April 13, 2005
Like It or Not, VAT's in Your Future

By Froma Harrop

Conservatives don't like it, nor do liberals. No one loves the value-added tax, but the VAT is looking better all the time. Expect to hear more nice things said about it in the months to come.

A VAT is basically a national sales tax. America doesn't have a VAT. European countries do, and they're not shy about letting it rip. Britain charges a 17.5-percent VAT on everything people buy. In Denmark and Sweden, the VAT is 25 percent!

Conservatives don't like the VAT because it's a politically easy way to raise taxes. And it greases the skids for big government programs. Europeans will be the first to tell you that their sales taxes are how they pay for universal health care, lush unemployment benefits and the rest of the dolce vita.

On the other hand, a VAT takes pressure off the income tax -- a tax that most conservatives hate like no other. It taxes consumption only and doesn't penalize investments. Some conservative reformers want to completely replace the income tax with a VAT.

Liberals don't like the VAT because the poor spend a bigger percentage of their income than do the rich -- so more of their income gets taxed. (However, the rich do tend to buy more stuff overall.) Furthermore, everyone gets taxed at the same rate: In Italy, the seamstress and the corporate lawyer pay the same $20 sales tax on a $100 baby carriage.

On the other hand, the VAT makes possible the generous government programs that benefit seamstresses more than attorneys. And it helps achieve other societal goals. For example, environmentalists who want high gas taxes to discourage fossil-fuel consumption need only wait for a European-style VAT.

Another thing: The income tax is rigged against ordinary people. Working stiffs have the income tax ripped every week out of their paychecks. Our Byzantine tax code lets rich people play with the numbers. Guided by daring accountants, business owners and investors can do creative things to lower their declared income and thus avoid paying income taxes. But they can't escape the VAT. When they buy their Learjet, Mercedes CL600 or Chanel suit, the VAT will catch 'em.

The VAT would also force members of the underground economy to share the burden. We speak of criminals, nannies, illegal immigrants and others who get paid off-the-books -- under the Internal Revenue Service's radar. The shadow economy is almost $1 trillion in size -- or about 9 percent of the U.S. economy. If there were a VAT, underground workers would start paying taxes whenever they purchased a lawnmower, disposable diapers or a flat-screen TV.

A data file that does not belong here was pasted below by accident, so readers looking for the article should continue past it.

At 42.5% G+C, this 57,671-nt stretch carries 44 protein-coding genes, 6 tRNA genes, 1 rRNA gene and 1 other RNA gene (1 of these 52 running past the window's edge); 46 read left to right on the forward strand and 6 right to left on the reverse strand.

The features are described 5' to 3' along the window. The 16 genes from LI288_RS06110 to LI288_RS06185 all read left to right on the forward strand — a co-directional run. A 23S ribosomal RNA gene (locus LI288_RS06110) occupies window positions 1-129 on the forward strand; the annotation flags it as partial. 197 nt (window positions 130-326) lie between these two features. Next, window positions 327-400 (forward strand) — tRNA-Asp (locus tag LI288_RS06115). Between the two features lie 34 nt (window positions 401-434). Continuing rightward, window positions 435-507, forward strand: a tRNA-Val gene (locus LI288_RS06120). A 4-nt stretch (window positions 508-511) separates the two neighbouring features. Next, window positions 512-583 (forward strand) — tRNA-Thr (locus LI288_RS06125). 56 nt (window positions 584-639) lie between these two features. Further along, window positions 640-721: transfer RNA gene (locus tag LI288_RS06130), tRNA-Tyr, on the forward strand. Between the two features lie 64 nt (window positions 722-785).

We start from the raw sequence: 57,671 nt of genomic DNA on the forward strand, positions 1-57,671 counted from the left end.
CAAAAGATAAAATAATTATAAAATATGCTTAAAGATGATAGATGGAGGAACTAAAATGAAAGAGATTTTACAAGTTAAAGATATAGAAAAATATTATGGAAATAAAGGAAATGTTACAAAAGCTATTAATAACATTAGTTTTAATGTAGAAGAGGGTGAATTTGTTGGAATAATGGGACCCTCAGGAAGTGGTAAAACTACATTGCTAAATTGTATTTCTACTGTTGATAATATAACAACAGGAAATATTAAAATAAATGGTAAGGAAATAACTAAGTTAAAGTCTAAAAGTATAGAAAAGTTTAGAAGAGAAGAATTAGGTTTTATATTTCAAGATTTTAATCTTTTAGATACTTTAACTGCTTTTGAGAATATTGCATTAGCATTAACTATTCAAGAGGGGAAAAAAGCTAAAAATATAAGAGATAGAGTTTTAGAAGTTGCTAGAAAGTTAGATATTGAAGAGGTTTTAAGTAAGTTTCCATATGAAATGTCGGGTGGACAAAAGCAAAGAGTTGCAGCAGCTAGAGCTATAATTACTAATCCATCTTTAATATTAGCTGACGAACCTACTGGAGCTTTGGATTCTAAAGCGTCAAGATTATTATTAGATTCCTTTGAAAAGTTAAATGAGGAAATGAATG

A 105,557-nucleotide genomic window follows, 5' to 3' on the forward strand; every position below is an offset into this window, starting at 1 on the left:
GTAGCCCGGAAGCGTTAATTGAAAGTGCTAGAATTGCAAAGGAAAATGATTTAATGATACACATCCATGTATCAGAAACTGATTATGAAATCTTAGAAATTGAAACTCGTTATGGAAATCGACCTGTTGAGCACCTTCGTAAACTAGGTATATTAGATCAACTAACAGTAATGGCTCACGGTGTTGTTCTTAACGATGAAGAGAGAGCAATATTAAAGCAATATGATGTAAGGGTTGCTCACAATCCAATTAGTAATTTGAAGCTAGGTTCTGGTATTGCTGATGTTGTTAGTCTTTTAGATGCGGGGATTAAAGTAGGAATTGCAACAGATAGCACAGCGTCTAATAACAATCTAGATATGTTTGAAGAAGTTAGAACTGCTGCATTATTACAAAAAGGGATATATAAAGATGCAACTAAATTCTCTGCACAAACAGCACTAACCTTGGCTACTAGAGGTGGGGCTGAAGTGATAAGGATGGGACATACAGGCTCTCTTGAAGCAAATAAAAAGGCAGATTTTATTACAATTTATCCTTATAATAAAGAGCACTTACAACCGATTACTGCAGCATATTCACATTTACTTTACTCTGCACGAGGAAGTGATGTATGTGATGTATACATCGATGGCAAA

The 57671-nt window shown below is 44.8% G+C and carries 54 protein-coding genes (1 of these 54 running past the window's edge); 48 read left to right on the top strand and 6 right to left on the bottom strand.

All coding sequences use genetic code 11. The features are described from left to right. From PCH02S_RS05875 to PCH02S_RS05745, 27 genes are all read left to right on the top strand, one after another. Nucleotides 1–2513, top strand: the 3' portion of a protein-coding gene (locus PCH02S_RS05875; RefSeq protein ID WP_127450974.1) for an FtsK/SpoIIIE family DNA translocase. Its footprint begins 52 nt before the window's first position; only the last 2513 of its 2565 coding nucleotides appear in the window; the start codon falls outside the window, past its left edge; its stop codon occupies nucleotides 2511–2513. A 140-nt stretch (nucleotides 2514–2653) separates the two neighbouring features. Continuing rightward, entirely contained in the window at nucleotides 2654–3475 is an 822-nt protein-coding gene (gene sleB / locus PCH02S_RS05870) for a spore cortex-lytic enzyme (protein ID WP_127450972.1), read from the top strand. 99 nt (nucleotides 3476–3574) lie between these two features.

Small-government conservatives are probably the saddest new converts to the VAT idea. They bought into the theory that tax cuts would force reductions in government spending. Lower taxes, they said, would "starve the beast."

But the Bush administration's spending spree has them utterly demoralized. As an example of their despair, conservative economist Bruce Bartlett bitterly attacked President Bush for ramming a $23 trillion expansion of Medicare "down the throats of the few small-government conservatives left in the House."

Combined with lower taxes, the steroidal spending has sent federal deficits into a dangerous upward spiral. Eventually, the financial markets will force discipline on these reckless fiscal policies -- and in ways that may prove most unpleasant for the economy.

Responsible conservatives don't want an economic meltdown, so they are throwing in the towel. Bartlett wrote that he and other conservatives now "conclude that starving the beast simply doesn't work anymore." A VAT would be the best of the ugly alternatives.

And so we have shrink-government types promoting the very tax that Old Europe uses to support its cradle-to-grave programs. A minute of silence for small-government conservatives.

With memories of wrestling with form 1040 still fresh, Americans should be open to considering a vastly more simple way to pay taxes. It was in the name of both simplification and fighting tax evasion that most of India recently introduced a value-added tax. The tax is controversial, but it will stick.

In sum, the VAT has proven an efficient way to collect revenues. No one has to love it, but just remember two things: A VAT makes everyone pay for government and lets government pay its bills.

2005 Providence Journal Co. Distributed by Creators Syndicate

Send This Article to a Friend

Froma Harrop

Send This Article to a Friend